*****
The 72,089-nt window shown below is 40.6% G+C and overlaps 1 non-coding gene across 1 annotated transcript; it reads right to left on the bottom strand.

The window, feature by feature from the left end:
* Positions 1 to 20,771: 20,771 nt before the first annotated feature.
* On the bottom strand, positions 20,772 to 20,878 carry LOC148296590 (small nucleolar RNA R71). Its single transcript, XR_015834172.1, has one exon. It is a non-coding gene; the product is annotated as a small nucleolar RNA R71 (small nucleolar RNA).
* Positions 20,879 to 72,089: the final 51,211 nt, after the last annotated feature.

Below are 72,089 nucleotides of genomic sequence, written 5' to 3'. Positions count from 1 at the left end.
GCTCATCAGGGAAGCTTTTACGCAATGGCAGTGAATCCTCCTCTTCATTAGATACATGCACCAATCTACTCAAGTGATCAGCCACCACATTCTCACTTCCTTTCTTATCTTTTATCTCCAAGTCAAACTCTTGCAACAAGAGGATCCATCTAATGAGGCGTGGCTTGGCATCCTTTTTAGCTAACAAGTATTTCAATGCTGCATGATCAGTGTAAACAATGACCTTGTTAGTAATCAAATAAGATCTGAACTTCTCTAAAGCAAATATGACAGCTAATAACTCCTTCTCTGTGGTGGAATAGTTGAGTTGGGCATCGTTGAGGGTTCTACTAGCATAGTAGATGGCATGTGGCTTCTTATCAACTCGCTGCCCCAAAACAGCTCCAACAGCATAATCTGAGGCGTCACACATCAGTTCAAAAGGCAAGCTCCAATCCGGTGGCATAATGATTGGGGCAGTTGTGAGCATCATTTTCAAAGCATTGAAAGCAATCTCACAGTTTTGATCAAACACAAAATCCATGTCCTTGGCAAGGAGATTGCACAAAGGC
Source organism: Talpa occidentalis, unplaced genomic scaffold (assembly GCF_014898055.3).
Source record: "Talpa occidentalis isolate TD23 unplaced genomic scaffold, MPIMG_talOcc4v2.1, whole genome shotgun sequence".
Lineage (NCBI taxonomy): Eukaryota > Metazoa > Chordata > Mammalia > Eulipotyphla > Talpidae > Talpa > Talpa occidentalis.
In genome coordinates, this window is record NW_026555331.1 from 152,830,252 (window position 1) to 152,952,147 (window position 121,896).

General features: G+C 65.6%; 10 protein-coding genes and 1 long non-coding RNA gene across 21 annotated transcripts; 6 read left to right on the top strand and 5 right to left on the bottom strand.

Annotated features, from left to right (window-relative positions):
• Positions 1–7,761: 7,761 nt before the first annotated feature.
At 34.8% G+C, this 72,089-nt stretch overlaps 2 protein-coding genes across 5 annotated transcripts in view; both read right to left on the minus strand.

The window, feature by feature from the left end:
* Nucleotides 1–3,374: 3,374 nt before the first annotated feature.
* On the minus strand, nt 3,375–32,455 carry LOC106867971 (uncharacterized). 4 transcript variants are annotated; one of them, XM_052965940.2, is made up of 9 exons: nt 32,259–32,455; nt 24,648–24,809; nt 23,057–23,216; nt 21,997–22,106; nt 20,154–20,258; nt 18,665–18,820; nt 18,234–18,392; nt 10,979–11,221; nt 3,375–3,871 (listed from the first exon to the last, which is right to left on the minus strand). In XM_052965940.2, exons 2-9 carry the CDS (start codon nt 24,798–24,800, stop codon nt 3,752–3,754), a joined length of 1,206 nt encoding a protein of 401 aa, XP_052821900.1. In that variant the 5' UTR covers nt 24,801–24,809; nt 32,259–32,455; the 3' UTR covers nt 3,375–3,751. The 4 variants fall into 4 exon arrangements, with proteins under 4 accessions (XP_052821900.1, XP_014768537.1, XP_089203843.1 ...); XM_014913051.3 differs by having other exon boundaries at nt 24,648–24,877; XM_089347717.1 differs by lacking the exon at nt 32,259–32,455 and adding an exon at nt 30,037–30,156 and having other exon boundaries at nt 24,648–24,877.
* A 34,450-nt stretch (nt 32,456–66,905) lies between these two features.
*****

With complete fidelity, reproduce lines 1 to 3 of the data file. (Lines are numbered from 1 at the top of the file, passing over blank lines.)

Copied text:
The 72,089-nt window shown below is 40.6% G+C and overlaps 1 non-coding gene across 1 annotated transcript; it reads right to left on the bottom strand.

The window, feature by feature from the left end:
* Positions 1 to 20,771: 20,771 nt before the first annotated feature.